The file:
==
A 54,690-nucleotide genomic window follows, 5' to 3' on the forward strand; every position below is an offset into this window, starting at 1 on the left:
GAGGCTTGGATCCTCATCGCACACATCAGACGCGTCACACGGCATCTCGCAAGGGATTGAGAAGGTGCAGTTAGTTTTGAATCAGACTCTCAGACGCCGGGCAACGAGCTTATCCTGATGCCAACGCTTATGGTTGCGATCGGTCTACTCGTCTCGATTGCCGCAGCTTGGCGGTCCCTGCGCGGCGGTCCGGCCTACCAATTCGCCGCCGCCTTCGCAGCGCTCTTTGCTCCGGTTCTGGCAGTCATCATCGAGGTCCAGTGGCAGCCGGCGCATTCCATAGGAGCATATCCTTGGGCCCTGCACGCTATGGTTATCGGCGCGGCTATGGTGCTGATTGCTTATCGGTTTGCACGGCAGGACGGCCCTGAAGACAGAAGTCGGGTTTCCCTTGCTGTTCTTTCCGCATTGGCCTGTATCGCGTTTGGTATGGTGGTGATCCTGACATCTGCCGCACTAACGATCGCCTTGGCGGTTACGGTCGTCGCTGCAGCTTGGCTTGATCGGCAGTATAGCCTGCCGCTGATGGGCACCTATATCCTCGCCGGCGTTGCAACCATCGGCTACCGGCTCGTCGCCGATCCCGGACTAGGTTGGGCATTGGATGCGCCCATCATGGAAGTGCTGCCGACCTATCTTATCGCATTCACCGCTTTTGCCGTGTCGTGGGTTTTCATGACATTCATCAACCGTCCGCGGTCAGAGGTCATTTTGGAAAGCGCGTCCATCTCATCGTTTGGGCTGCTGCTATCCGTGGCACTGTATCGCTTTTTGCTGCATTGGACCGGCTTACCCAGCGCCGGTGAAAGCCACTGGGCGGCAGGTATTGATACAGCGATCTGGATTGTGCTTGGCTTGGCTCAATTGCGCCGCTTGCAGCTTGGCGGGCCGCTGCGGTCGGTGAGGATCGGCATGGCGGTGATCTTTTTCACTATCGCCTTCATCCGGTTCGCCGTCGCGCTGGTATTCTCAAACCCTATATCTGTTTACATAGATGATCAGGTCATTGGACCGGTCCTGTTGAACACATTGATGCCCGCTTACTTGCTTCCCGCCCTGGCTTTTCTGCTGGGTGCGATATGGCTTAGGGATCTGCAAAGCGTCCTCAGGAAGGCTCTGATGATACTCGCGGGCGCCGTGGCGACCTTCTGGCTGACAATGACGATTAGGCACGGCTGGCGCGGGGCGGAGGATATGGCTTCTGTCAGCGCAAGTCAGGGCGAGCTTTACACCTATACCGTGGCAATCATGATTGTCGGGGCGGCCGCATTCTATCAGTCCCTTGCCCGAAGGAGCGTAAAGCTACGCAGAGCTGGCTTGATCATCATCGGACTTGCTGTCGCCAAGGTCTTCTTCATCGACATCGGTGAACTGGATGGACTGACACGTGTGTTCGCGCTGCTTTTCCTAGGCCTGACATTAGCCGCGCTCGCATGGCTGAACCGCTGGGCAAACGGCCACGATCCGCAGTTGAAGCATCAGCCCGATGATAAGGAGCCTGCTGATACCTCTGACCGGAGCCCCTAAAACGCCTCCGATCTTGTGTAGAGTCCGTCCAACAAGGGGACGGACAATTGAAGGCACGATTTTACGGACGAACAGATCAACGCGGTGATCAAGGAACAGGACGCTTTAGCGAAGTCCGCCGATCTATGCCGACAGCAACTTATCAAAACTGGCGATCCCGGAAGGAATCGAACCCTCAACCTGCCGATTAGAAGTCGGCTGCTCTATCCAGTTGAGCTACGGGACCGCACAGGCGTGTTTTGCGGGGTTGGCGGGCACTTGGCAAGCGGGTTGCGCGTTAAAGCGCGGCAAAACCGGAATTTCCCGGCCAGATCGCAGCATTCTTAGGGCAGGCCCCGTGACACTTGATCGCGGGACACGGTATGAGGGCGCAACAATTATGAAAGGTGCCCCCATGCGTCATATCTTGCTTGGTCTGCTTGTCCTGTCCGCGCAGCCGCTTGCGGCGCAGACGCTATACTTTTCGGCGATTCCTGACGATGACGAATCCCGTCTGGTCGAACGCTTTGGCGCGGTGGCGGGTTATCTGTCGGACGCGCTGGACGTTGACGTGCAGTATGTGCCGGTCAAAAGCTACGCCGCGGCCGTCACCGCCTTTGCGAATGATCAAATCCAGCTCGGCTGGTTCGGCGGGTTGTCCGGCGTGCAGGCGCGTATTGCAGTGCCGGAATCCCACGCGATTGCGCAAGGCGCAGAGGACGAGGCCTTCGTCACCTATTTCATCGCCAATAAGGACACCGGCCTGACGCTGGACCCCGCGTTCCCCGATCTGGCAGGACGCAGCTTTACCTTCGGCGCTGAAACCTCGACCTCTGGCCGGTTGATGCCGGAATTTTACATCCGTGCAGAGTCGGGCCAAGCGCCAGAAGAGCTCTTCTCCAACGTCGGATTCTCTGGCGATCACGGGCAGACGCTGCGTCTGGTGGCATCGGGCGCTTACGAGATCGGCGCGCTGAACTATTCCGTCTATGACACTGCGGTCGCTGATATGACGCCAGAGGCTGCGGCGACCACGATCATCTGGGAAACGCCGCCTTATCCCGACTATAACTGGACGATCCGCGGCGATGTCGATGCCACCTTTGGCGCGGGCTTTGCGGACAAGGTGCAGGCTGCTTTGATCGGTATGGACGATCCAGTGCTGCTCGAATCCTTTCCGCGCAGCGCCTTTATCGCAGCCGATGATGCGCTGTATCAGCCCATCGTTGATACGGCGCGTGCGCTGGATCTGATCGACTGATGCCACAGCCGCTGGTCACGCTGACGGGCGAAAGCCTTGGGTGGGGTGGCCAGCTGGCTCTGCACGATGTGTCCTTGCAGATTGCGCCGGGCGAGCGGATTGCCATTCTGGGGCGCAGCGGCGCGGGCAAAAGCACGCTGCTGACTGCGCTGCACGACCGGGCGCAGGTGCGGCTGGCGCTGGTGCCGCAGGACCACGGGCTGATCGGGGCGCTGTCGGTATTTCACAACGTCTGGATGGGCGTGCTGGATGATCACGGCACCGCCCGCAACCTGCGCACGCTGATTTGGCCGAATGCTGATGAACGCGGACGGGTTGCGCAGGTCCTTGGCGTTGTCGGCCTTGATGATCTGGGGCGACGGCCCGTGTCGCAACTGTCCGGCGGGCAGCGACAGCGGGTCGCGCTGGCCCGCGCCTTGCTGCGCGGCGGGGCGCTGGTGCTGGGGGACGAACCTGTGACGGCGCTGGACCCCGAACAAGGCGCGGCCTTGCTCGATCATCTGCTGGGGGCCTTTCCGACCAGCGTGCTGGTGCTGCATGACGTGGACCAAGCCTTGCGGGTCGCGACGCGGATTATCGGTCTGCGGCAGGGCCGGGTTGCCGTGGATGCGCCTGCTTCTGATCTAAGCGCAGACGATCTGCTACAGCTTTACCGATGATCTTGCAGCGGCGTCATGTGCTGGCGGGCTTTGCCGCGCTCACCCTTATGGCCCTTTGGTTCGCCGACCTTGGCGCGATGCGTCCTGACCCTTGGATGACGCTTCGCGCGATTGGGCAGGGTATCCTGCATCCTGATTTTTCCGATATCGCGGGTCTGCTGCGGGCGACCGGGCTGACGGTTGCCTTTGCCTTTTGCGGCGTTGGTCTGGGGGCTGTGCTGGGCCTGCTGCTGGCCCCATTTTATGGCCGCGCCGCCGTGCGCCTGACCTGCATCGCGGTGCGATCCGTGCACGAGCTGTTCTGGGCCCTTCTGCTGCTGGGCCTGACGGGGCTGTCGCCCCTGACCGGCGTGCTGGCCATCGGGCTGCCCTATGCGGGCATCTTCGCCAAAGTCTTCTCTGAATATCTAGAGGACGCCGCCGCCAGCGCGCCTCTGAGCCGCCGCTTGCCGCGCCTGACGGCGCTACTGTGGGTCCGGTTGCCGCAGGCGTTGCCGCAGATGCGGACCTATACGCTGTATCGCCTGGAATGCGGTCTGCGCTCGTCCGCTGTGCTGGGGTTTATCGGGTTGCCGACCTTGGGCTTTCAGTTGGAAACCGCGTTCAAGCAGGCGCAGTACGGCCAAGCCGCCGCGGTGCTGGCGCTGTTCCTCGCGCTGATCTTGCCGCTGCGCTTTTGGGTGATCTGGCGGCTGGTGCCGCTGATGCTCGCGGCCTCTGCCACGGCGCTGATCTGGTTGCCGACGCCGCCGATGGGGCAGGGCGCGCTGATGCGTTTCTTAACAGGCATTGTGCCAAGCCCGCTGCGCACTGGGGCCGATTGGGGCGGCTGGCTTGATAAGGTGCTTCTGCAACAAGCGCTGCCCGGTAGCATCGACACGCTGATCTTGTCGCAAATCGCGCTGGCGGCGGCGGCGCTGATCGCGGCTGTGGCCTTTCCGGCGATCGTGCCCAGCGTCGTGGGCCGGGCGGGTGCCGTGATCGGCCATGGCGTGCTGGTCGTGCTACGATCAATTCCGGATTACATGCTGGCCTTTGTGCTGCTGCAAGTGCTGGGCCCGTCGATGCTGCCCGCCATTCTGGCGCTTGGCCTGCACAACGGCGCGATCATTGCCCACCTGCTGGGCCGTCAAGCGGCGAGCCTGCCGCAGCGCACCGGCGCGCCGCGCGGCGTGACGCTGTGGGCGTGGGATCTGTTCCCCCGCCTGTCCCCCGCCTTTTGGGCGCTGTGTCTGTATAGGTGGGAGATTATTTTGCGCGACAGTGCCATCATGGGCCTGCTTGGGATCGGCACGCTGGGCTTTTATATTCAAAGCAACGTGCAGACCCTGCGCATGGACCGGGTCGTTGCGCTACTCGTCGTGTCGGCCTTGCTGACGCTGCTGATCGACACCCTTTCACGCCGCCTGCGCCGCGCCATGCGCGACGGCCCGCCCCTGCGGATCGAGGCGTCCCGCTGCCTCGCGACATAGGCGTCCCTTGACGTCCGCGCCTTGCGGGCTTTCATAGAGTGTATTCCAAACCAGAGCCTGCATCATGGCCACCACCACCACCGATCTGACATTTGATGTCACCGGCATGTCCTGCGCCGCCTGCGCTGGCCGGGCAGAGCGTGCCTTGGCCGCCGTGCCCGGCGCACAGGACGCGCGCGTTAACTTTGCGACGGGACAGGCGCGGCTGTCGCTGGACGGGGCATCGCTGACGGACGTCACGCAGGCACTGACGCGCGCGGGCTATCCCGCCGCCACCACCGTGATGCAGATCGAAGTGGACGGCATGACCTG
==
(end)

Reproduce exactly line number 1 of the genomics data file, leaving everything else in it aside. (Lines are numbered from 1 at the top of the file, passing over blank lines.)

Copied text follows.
A 54,690-nucleotide genomic window follows, 5' to 3' on the forward strand; every position below is an offset into this window, starting at 1 on the left: